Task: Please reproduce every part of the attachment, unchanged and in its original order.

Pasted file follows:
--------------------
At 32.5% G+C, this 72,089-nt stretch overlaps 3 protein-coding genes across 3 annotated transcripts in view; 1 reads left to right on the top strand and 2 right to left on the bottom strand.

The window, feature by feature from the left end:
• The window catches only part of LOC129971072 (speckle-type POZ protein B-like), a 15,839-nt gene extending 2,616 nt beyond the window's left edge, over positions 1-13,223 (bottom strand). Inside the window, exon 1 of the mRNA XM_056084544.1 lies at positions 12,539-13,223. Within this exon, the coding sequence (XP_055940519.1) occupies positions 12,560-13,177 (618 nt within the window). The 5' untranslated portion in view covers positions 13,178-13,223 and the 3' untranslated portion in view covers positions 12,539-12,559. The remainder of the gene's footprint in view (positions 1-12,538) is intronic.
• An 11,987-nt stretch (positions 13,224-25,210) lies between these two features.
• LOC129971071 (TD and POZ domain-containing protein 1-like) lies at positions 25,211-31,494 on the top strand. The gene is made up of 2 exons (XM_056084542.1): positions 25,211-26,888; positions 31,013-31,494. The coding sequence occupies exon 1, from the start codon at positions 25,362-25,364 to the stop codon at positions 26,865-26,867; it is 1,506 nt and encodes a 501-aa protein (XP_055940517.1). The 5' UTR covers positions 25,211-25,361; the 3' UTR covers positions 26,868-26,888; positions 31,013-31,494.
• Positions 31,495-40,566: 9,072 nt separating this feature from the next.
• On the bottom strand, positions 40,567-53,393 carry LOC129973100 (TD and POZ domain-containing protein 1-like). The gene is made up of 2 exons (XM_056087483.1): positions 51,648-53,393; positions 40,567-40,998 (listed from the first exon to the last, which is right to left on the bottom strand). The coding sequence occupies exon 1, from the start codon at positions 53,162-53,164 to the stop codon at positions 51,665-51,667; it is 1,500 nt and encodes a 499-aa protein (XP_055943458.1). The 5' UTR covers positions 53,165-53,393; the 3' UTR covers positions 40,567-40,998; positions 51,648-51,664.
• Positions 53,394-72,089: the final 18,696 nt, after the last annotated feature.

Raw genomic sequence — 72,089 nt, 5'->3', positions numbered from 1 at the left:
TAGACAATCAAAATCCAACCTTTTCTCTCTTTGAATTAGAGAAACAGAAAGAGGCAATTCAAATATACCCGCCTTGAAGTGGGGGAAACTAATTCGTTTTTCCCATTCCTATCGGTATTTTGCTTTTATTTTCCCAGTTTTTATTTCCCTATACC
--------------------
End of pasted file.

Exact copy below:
At 32.5% G+C, this 72,089-nt stretch overlaps 3 protein-coding genes across 3 annotated transcripts in view; 1 reads left to right on the top strand and 2 right to left on the bottom strand.

The window, feature by feature from the left end:
• The window catches only part of LOC129971072 (speckle-type POZ protein B-like), a 15,839-nt gene extending 2,616 nt beyond the window's left edge, over positions 1-13,223 (bottom strand). Inside the window, exon 1 of the mRNA XM_056084544.1 lies at positions 12,539-13,223. Within this exon, the coding sequence (XP_055940519.1) occupies positions 12,560-13,177 (618 nt within the window). The 5' untranslated portion in view covers positions 13,178-13,223 and the 3' untranslated portion in view covers positions 12,539-12,559. The remainder of the gene's footprint in view (positions 1-12,538) is intronic.
• An 11,987-nt stretch (positions 13,224-25,210) lies between these two features.
• LOC129971071 (TD and POZ domain-containing protein 1-like) lies at positions 25,211-31,494 on the top strand. The gene is made up of 2 exons (XM_056084542.1): positions 25,211-26,888; positions 31,013-31,494. The coding sequence occupies exon 1, from the start codon at positions 25,362-25,364 to the stop codon at positions 26,865-26,867; it is 1,506 nt and encodes a 501-aa protein (XP_055940517.1). The 5' UTR covers positions 25,211-25,361; the 3' UTR covers positions 26,868-26,888; positions 31,013-31,494.
• Positions 31,495-40,566: 9,072 nt separating this feature from the next.
• On the bottom strand, positions 40,567-53,393 carry LOC129973100 (TD and POZ domain-containing protein 1-like). The gene is made up of 2 exons (XM_056087483.1): positions 51,648-53,393; positions 40,567-40,998 (listed from the first exon to the last, which is right to left on the bottom strand). The coding sequence occupies exon 1, from the start codon at positions 53,162-53,164 to the stop codon at positions 51,665-51,667; it is 1,500 nt and encodes a 499-aa protein (XP_055943458.1). The 5' UTR covers positions 53,165-53,393; the 3' UTR covers positions 40,567-40,998; positions 51,648-51,664.
• Positions 53,394-72,089: the final 18,696 nt, after the last annotated feature.

Raw genomic sequence — 72,089 nt, 5'->3', positions numbered from 1 at the left:
TAGACAATCAAAATCCAACCTTTTCTCTCTTTGAATTAGAGAAACAGAAAGAGGCAATTCAAATATACCCGCCTTGAAGTGGGGGAAACTAATTCGTTTTTCCCATTCCTATCGGTATTTTGCTTTTATTTTCCCAGTTTTTATTTCCCTATACC